An often cited attack on 'Western' categories of sexual identities comes from the Palestinian scholar Joseph Massad who describes the defence of human rights on the basis of sexual orientation as a ‘missionary task’. The need to adhere to Western definitions of sexual identity is cited as an example of imperialism, where same-sex relations are ascribed particular meanings and identities by the West. This has prompted significant debate around the role of development agencies and multilateral organisations in protecting and promoting LGBT rights, particularly in post-colonial nations.

Another ongoing debate relating to the global advancement of LGBT rights relates to the term ‘Pinkwashing’. Pinkwashing refers to the use of LGBT rights discourse by governments for strategic rather than humanitarian purposes. It is often claimed that governments use the LGBT rights agenda to gain popular support, to give the impression that they take human rights seriously, or in some cases, to obscure or downplay other human rights abuses or conservative policies. For example, pinkwashing is often debated in relation to the Israeli state who have publicly championed their achievements in securing and protecting the rights of LGBT citizens. Many argue that this is a strategic move to obscure ongoing human rights violations in relation to Israel’s policies and actions towards Palestine (See Tukkun for further discussion).

Who is Included/Excluded?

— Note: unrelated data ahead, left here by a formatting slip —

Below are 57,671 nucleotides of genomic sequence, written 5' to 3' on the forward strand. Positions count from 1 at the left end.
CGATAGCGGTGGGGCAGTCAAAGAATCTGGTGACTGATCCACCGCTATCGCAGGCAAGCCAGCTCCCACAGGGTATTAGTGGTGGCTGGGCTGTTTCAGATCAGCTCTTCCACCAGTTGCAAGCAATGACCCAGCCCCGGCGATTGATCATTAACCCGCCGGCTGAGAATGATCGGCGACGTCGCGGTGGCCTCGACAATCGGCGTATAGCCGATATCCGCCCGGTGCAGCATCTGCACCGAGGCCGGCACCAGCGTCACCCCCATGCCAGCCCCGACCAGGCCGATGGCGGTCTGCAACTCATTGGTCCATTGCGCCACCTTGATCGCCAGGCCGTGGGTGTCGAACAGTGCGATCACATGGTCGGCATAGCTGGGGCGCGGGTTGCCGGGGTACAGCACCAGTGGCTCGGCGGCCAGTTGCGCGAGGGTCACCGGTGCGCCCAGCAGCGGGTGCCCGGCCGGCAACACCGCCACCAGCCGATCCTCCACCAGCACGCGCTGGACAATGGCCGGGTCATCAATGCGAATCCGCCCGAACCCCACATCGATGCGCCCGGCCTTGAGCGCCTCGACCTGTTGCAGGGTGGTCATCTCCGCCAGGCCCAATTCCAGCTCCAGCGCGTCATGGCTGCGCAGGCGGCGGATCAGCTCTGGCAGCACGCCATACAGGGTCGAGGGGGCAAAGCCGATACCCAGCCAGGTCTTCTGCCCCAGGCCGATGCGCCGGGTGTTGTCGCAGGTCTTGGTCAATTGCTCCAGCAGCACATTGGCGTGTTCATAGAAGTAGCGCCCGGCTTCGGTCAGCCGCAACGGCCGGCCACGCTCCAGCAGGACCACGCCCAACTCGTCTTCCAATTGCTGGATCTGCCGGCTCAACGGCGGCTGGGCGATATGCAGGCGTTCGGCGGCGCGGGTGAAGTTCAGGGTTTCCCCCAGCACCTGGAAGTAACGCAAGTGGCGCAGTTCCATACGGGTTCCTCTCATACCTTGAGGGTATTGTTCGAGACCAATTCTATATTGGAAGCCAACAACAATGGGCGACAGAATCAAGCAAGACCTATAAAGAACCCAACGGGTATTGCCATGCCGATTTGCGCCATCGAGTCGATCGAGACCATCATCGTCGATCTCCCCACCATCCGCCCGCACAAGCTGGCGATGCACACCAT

Another key criticism of the use of ‘LGBT’ categories to describe same-sex desire and gender non-conformity is that they are too simplistic and cannot account for the diversity of lived experience across space and time. For example, research has shown the huge variation in the terms used to describe different forms of sexual orientation and gender identity around the world. Many of these terms do not translate neatly in to ‘LGBT’ and the meanings and significance of those identities are often lost in the process. Evidence has also shown that while many individuals do not see or describe themselves as ‘lesbian’ or ‘gay’ in their daily lives, they may be ascribed, or forced to adopt such identities, by others (for example, through their interactions with NGOs, local officials, health professionals or researchers).

A 'Kothi' named Seethal in Pondicherry. Image courtesy of Candace Feit

Because identity categories such as LGBT do not allow for the subtle differences in sexual subjectivities (the experience of being a sexual person as understood by the individual), or for people to determine their own identities, they can misrepresent or fail to capture the lived experience of those marginalised because of their sexuality. Gender identity and sexual orientation, for example, are often conflated, where effeminate or transgender men are assumed to be gay or described as ‘MSM’ (Men who have Sex with Men) because their behaviour is understood to mean they are homosexual. While fixed identity categories may allow funds to be directed towards certain groups of persons, or global campaigns to be launched, evidence suggests that it can also be oppressive and in some cases, may lead to increased persecution.

Research has also pointed to the resentment that many feel of being identified only in terms of their sexual orientation or gender identity, as if they are not also fathers, market-sellers, Muslims, etc. For those who practice non-normative sexualities, sexual identity categories may become the primary marker of identity in their interaction with employers, health providors, NGOS and donor agencies, etc. This is not the same for heterosexual individuals who are not required to define themselves in terms of their sexuality.